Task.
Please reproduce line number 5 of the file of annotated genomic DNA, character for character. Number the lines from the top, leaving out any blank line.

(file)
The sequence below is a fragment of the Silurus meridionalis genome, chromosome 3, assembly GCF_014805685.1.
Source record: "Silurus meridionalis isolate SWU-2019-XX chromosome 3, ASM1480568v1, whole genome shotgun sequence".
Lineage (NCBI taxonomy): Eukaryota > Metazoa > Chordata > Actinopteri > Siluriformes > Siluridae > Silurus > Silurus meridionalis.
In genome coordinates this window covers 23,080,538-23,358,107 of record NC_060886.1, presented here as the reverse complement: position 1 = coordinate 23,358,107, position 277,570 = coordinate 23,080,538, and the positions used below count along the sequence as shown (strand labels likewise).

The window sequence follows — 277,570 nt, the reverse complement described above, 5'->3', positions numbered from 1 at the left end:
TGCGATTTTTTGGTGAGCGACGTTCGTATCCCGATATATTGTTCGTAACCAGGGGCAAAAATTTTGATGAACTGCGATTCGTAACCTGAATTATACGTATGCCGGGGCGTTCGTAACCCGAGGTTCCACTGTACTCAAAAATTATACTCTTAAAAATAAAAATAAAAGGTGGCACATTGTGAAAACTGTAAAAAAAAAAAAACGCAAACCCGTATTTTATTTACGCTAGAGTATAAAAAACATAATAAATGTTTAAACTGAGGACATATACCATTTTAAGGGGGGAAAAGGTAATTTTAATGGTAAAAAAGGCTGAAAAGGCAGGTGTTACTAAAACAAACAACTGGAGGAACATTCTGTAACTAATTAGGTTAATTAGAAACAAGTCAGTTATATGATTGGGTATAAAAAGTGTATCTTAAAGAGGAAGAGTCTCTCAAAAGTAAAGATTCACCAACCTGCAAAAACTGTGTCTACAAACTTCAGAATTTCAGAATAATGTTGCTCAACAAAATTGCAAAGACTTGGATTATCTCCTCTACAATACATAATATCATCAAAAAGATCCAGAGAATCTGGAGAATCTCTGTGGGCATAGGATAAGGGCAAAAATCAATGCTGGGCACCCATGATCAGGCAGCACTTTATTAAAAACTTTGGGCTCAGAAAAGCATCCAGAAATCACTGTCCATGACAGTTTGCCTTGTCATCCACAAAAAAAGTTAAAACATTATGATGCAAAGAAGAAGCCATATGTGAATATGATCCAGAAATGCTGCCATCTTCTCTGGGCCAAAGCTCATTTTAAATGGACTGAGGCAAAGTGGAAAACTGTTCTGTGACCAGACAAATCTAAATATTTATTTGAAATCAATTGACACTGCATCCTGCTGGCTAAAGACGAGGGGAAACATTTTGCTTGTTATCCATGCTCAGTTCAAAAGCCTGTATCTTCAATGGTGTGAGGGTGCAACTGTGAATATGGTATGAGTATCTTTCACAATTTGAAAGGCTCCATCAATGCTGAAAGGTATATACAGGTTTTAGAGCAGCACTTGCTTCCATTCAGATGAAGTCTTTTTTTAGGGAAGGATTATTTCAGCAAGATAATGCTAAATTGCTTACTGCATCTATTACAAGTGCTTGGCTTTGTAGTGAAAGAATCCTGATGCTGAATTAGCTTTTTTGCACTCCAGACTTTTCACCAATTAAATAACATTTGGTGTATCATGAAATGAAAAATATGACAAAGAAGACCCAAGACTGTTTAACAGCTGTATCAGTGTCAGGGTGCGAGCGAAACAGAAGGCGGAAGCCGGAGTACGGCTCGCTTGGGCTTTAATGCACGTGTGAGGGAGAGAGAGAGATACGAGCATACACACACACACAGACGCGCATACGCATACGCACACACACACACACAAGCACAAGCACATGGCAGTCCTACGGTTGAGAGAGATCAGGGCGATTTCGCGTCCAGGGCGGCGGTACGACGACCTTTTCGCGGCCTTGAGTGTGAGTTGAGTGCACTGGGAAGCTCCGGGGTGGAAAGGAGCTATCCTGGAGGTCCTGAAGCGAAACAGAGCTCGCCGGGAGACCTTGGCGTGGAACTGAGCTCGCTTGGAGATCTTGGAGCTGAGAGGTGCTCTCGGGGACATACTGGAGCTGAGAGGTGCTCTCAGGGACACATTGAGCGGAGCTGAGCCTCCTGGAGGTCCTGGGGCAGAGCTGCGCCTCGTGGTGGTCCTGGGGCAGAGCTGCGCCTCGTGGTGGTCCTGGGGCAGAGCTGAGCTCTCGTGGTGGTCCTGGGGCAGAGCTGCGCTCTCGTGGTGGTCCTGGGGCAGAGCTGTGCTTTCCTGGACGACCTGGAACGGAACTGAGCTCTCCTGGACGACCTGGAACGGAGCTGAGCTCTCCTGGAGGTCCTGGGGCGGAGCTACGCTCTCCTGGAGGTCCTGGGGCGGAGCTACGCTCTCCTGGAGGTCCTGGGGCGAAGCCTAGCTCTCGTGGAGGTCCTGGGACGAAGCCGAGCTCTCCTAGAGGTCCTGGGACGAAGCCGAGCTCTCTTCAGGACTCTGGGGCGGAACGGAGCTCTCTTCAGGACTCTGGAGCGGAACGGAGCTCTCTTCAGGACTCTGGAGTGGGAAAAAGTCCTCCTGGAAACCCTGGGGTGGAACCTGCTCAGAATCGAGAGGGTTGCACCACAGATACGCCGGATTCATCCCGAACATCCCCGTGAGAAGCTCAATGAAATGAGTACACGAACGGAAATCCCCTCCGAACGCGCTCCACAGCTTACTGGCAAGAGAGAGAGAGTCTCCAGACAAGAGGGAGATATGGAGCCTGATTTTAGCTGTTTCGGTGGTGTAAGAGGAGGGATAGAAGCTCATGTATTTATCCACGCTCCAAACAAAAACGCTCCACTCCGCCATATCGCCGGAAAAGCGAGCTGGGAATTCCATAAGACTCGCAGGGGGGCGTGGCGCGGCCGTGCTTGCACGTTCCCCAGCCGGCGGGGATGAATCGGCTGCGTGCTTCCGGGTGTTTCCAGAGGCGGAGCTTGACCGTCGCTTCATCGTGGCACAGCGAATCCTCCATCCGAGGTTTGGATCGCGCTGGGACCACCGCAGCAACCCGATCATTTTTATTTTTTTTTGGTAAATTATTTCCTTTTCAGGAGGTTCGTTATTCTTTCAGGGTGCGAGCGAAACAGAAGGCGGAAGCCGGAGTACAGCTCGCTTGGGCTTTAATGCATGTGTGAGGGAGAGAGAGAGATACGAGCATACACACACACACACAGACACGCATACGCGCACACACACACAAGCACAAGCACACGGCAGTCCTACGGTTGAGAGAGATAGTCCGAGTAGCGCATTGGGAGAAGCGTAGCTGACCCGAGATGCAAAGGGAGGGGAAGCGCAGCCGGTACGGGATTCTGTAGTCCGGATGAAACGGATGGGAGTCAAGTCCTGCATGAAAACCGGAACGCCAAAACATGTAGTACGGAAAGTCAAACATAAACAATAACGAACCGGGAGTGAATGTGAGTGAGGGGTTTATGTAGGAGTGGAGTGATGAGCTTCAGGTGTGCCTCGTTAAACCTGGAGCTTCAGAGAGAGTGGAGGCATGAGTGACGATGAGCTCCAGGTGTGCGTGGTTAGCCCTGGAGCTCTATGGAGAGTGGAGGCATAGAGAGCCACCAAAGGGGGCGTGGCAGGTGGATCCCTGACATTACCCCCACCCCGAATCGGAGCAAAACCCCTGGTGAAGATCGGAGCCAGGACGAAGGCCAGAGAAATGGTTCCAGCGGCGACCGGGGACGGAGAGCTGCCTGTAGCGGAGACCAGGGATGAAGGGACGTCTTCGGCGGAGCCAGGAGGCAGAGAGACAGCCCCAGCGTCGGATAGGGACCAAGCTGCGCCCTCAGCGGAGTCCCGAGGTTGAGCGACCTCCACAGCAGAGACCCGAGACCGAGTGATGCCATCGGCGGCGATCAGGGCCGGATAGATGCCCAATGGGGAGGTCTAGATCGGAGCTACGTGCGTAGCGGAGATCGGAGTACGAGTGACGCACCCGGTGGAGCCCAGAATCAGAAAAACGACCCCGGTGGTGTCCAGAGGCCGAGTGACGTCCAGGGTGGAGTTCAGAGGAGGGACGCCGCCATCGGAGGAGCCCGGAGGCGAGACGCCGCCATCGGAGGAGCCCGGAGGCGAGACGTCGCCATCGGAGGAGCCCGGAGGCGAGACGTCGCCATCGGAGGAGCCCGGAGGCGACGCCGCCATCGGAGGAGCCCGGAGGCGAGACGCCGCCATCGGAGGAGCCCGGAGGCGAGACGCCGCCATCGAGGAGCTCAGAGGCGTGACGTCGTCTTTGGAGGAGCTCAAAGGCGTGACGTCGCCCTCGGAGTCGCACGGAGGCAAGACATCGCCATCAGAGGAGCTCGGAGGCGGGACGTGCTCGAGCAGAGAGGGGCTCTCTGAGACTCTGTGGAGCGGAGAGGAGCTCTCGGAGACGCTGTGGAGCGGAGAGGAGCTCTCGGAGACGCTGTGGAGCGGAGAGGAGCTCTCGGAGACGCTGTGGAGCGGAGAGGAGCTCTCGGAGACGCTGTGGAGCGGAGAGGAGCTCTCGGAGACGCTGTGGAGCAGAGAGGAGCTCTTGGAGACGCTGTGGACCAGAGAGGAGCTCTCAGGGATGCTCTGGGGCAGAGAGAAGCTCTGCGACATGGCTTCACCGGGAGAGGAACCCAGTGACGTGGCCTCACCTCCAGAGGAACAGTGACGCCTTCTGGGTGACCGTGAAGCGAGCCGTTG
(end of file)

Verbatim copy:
The window sequence follows — 277,570 nt, the reverse complement described above, 5'->3', positions numbered from 1 at the left end: